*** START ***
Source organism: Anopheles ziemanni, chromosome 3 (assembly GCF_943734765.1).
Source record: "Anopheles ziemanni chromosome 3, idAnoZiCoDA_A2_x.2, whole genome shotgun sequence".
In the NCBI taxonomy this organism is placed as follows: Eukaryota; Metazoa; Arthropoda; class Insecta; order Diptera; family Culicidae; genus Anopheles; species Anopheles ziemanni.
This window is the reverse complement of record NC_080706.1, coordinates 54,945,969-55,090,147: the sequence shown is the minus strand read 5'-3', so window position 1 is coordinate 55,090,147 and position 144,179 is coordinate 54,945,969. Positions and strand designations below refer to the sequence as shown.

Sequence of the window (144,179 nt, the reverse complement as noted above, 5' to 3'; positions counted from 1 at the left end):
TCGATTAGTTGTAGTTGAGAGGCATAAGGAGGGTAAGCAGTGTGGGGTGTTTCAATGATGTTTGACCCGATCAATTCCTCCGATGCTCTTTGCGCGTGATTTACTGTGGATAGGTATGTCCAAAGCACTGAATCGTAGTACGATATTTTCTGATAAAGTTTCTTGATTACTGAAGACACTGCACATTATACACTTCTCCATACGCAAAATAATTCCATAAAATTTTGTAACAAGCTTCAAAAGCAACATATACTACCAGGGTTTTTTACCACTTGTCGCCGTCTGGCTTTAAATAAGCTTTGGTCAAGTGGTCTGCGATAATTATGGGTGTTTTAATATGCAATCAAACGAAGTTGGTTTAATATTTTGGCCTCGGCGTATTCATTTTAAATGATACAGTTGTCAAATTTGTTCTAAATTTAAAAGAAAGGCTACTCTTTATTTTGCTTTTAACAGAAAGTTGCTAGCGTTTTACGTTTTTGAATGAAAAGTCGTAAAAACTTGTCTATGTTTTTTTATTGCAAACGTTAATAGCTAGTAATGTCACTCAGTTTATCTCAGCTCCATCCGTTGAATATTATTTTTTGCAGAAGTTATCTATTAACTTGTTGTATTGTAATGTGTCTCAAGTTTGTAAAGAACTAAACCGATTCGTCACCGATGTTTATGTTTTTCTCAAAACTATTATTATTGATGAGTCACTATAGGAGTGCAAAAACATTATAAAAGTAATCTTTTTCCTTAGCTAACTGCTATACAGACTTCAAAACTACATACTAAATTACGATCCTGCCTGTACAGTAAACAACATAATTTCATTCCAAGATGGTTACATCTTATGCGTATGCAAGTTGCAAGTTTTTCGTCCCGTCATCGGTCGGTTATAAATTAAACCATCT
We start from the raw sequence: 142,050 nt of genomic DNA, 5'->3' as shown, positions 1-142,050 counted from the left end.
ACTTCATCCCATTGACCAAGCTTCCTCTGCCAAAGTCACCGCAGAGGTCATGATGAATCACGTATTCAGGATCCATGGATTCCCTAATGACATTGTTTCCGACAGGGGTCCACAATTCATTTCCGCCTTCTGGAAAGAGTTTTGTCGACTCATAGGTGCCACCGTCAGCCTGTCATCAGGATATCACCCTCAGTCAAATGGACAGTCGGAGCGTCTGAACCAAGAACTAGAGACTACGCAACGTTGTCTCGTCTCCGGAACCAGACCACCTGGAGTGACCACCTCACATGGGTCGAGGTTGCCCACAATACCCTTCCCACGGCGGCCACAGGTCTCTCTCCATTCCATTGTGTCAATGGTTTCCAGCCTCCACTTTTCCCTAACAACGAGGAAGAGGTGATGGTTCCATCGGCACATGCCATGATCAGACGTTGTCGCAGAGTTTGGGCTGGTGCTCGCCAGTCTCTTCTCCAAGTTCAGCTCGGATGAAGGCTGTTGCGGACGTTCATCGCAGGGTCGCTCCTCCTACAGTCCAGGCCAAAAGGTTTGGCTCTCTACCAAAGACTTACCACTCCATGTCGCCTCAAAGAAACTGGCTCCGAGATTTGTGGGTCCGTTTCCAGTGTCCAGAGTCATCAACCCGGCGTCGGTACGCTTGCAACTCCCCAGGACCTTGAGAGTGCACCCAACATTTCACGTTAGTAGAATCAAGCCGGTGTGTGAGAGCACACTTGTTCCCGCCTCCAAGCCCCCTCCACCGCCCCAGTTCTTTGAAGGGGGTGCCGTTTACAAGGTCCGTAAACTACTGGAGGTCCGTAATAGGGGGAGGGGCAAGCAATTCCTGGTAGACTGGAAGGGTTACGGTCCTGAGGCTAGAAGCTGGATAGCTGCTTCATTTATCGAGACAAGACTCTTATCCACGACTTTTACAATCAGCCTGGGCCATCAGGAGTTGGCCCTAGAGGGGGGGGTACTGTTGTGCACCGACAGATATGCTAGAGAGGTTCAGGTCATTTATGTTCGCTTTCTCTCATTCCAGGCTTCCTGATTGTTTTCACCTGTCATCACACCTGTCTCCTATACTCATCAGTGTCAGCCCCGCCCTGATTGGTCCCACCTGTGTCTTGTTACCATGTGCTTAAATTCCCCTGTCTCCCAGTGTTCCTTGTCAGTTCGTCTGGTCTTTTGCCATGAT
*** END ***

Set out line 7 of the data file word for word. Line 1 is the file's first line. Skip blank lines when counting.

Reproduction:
We start from the raw sequence: 142,050 nt of genomic DNA, 5'->3' as shown, positions 1-142,050 counted from the left end.